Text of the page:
CANNES – Buenos Aires’ director-producer Juan Villegas presented his debut “Saturday” at the Venice Festival and won awards at the Rotterdam and Sarajevo film festivals. “Suicidals” screened at San Sebastián. “Idleness,” his third feature, co-directed with Alejando Lingenti, screened at the Berinale.
Produced by Felicitas Raffo and Pamela Livia at Argentina’s Cepa Audiovisual and director production outfit Tresmilmundos Cine, Villegas’ last feature “Las Vegas,” a naturalistic indie comedy, forms part of an Argentina focus at ACID Trip #3– organized by France’s Association for the Diffusion of Independent Cinema (ACID) in partnership with the PCI (Association of Argentinian Film Directors) at the 2019 Cannes Film Festival.
“Las Vegas” revolves around the accidental encounter of a separated couple with their son. This unchains a quietly comic entanglement… Tell me a bit about the story…
I was interested in expressing the conflicts at two different stages of life: of those who are reaching 40 years of age and those reaching 20. And the idea occurred to me of a separated couple, who had a son when they were very young— the same age the son is now. And from there, a reflection on the passage of time, acceptance of adulthood and parenthood.
It’s a comedy with some classic elements mixed with others indie touches and even documentary overtones…
It’s a comedy and I say so without shame or disparagement. On the contrary, several of my favorite films of all time are comedies. But my taste is also mixed with other traditions – the Nouvelle Vague, post-war modern European cinema… – and I think that this is in the film. I was interested in showcasing the documentary reality of the city (Villa Gesell) and this building (Las Vegas). Without ever losing the notion of rhythm and timing, which seems to me to be fundamental in comedy, the film shows a real space without embellishing it artificially.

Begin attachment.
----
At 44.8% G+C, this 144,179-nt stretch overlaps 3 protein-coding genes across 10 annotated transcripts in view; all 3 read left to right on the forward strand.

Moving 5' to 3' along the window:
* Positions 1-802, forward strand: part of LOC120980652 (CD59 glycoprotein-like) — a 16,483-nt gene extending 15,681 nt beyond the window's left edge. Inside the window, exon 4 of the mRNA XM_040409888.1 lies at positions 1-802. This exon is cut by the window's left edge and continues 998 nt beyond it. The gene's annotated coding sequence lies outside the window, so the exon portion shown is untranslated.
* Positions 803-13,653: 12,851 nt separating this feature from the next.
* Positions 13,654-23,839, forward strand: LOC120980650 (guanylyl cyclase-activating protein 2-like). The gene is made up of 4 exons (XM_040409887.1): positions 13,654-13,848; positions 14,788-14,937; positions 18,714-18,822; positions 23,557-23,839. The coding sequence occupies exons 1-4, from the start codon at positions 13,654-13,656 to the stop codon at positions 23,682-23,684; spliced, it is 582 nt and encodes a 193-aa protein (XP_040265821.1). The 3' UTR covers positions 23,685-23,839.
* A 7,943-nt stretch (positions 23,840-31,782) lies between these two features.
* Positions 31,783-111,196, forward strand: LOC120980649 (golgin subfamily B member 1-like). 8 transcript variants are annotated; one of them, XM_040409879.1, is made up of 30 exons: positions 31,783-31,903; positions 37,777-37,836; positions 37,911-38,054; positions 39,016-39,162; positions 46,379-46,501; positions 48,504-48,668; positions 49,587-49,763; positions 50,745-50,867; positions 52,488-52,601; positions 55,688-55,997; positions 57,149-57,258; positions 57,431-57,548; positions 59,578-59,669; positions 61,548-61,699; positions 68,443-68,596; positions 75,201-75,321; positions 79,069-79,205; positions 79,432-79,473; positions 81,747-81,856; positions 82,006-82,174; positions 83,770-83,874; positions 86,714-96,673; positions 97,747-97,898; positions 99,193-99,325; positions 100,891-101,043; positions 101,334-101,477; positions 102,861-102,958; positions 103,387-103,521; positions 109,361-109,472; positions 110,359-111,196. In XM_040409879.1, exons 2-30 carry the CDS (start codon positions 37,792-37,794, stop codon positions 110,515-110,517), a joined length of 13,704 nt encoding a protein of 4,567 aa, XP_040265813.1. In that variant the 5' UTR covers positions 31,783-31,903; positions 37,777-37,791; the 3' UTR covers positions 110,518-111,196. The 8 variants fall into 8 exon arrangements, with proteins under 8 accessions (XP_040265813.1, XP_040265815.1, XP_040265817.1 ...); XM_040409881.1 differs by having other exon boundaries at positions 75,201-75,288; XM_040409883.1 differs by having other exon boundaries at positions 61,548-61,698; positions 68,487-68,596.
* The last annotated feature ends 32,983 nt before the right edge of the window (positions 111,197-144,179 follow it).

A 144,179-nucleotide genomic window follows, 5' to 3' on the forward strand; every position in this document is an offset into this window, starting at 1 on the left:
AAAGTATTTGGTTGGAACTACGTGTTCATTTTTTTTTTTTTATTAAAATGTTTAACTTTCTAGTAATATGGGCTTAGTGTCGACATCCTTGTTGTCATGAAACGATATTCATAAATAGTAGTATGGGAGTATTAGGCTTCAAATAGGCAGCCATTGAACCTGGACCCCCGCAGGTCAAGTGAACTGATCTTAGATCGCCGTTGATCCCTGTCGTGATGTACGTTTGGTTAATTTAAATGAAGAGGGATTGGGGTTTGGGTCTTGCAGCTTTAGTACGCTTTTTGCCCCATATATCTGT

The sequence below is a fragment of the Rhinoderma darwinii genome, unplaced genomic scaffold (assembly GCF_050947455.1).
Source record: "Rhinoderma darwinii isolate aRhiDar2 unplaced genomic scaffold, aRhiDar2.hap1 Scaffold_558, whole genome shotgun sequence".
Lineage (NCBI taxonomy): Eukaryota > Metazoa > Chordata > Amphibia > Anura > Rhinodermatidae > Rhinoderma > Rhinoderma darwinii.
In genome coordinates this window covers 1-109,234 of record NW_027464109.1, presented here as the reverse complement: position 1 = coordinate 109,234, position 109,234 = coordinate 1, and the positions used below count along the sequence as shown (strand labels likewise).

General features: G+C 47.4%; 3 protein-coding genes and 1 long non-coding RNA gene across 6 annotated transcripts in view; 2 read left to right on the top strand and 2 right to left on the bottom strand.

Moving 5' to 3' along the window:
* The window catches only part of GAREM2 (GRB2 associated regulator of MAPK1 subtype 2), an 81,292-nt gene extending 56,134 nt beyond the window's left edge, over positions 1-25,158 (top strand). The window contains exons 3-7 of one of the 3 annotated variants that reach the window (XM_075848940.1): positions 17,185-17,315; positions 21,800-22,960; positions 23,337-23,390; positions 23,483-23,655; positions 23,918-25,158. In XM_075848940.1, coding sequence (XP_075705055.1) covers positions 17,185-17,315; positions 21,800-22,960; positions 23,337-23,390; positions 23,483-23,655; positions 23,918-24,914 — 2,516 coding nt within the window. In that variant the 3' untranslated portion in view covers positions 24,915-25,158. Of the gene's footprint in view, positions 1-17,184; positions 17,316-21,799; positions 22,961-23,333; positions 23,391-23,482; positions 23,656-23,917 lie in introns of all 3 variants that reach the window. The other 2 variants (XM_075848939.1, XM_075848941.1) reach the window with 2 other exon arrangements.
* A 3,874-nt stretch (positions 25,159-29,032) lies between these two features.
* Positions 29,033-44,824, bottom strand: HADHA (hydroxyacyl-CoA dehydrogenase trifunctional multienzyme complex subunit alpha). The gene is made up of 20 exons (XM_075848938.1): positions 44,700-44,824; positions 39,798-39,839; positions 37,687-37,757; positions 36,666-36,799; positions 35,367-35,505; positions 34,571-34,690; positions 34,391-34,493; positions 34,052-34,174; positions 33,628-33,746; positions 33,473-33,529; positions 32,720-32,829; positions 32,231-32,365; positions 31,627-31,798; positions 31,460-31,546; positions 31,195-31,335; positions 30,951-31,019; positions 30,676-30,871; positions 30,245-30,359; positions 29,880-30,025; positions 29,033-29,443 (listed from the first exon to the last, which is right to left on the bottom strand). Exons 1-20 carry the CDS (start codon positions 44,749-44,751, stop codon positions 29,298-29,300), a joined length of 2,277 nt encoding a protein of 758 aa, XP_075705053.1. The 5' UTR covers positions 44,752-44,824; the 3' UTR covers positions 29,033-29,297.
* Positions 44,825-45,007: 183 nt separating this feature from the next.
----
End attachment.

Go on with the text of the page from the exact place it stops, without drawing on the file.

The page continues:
What are your international expectations with “Las Vegas”?
The film was very well received in Argentina, and I hope that this screening in the ACID section of Cannes helps it to be invited to other festivals across the world and achieve international distribution. The film has a direct humor, drawn from situations that arise from universal subjects, with which I believe many can identify.
Could you place the film in the context of the state of cinema production in Argentina?
These last few years have been difficult, especially for mid-sized productions and funding for an art-house audience. It’s increasingly difficult to finance and sustain this kind of production, and I see this as a grave problem. It doesn’t have to do specifically with the Argentina’s INCAA National Film Institute, but instead a context of change in the way audiences consume cinema, the hiking of production costs and difficulty to access international funding, which is fundamental for these kinds of films. But I’m an optimist. Argentinian cinema is fortunately highly diverse, and we know how to respond to moments of crisis.
Could you talk about your current projects?
I’m finishing a documentary, “Works and Days,” about the mounting of a musical at the Teatro Colón in Buenos Aires, centered on the work of those who make it possible for the work to happen. And I’m working on a cop movie, “Neighbors Die on the Novels. Our production house Tresmilmundos Cine is in pre-production on Celina Murga’s new film, with Dolores Fonzi as the lead, “The Smell of Freshly Cut Grass.” It’s a drama tapping into the phenomenon of the feminist wave that’s produced a cultural revolution, at least in Argentina, over the last two years, and seeks to reflect on masculine and feminine roles in our society. Lastly, we’re developing a documentary series about the 1978 soccer World Cup which was held in Argentina.